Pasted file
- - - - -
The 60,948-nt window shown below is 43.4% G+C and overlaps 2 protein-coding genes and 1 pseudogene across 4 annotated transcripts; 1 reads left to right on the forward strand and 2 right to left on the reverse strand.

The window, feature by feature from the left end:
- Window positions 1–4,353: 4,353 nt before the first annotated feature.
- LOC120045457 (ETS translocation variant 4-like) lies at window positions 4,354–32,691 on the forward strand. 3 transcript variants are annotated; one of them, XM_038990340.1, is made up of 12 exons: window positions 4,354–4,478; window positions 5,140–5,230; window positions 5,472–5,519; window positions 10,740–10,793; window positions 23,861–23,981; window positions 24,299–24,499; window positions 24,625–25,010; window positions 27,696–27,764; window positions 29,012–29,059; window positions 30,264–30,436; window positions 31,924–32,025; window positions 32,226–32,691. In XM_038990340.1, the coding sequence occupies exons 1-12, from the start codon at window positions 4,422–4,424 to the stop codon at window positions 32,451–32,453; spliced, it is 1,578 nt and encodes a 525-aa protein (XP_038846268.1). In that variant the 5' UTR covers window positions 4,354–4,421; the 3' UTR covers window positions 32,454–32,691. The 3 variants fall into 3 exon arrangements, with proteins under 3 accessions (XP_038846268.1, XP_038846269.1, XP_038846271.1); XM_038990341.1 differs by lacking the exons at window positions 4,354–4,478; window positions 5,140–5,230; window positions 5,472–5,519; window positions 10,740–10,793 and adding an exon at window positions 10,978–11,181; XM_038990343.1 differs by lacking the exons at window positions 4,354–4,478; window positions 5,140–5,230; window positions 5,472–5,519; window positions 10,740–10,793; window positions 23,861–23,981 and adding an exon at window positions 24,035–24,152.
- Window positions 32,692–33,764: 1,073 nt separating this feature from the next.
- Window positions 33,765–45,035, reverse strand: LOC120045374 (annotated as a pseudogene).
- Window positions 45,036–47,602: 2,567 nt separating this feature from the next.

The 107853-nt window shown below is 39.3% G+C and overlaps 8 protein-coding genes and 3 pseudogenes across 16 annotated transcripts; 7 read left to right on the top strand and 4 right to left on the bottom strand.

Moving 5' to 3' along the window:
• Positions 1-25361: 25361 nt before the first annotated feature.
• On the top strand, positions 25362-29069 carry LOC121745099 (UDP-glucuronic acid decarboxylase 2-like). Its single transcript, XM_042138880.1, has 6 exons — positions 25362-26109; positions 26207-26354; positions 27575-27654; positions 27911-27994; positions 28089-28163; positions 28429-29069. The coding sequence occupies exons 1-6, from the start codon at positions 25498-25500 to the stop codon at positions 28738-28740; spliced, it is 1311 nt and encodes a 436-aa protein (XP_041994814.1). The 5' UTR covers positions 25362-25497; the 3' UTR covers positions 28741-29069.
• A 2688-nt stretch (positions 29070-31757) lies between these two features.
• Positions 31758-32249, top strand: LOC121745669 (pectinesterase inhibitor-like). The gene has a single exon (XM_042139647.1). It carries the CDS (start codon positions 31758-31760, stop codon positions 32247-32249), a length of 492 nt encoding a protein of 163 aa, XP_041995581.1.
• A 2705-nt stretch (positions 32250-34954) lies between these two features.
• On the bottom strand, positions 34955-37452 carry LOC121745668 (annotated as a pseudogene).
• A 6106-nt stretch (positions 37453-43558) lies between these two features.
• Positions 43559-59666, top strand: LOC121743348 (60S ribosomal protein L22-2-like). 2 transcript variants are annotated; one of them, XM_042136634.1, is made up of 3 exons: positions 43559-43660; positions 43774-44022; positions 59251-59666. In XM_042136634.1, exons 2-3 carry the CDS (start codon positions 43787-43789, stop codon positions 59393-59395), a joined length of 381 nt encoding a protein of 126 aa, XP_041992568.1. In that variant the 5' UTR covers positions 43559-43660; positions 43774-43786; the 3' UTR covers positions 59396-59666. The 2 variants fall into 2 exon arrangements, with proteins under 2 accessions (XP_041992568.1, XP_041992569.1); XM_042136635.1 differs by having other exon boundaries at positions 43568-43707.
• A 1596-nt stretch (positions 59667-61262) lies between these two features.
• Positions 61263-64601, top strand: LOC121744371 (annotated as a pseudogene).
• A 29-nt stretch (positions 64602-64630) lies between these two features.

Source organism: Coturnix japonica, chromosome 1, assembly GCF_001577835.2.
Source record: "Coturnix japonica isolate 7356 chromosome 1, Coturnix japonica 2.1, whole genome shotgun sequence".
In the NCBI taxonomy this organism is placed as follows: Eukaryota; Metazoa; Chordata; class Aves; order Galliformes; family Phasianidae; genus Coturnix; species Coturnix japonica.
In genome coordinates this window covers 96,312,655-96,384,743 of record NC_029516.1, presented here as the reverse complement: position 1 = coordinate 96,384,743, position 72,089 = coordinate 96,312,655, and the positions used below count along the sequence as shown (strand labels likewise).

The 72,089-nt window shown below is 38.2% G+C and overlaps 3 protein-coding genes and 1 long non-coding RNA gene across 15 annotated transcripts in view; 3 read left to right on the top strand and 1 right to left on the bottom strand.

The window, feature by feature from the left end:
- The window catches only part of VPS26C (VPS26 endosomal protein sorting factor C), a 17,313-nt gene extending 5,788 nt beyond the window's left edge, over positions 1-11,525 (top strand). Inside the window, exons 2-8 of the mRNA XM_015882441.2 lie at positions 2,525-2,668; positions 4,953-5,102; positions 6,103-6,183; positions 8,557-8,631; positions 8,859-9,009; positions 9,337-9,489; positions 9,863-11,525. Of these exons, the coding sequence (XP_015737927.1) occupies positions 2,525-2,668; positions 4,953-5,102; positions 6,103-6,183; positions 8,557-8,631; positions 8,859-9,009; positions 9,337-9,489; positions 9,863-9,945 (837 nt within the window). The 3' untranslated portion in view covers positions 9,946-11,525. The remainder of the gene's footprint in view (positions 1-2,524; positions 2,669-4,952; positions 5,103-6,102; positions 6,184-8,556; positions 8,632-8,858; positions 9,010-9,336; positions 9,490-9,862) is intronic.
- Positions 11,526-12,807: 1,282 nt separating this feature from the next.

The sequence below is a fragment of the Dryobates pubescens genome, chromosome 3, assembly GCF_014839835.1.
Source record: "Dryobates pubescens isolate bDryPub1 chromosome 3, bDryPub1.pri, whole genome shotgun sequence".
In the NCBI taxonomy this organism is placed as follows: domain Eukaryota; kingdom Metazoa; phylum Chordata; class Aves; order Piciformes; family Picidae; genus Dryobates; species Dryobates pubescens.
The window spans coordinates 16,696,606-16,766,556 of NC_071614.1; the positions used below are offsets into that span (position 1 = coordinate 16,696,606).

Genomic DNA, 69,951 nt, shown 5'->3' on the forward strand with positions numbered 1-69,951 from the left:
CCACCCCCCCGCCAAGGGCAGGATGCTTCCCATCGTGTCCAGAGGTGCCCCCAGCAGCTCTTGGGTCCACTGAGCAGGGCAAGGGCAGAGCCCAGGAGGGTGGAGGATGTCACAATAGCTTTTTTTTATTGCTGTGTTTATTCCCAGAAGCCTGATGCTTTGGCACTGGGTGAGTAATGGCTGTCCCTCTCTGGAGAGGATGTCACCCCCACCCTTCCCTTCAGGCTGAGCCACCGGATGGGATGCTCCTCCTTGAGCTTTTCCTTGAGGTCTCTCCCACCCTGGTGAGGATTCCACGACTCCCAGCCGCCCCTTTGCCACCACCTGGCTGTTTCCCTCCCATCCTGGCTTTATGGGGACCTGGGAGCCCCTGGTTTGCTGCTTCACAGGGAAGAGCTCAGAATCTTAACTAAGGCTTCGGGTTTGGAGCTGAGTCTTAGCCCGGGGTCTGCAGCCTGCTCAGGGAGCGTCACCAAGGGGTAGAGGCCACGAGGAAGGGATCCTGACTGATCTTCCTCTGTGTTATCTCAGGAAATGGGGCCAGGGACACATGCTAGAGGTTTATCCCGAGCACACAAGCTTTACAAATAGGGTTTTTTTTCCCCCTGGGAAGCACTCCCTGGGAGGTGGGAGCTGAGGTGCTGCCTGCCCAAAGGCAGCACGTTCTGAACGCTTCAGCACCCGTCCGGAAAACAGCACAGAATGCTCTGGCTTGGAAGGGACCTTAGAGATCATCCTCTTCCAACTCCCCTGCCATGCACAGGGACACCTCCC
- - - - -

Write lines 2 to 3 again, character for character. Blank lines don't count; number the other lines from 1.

The window, feature by feature from the left end:
- Window positions 1–4,353: 4,353 nt before the first annotated feature.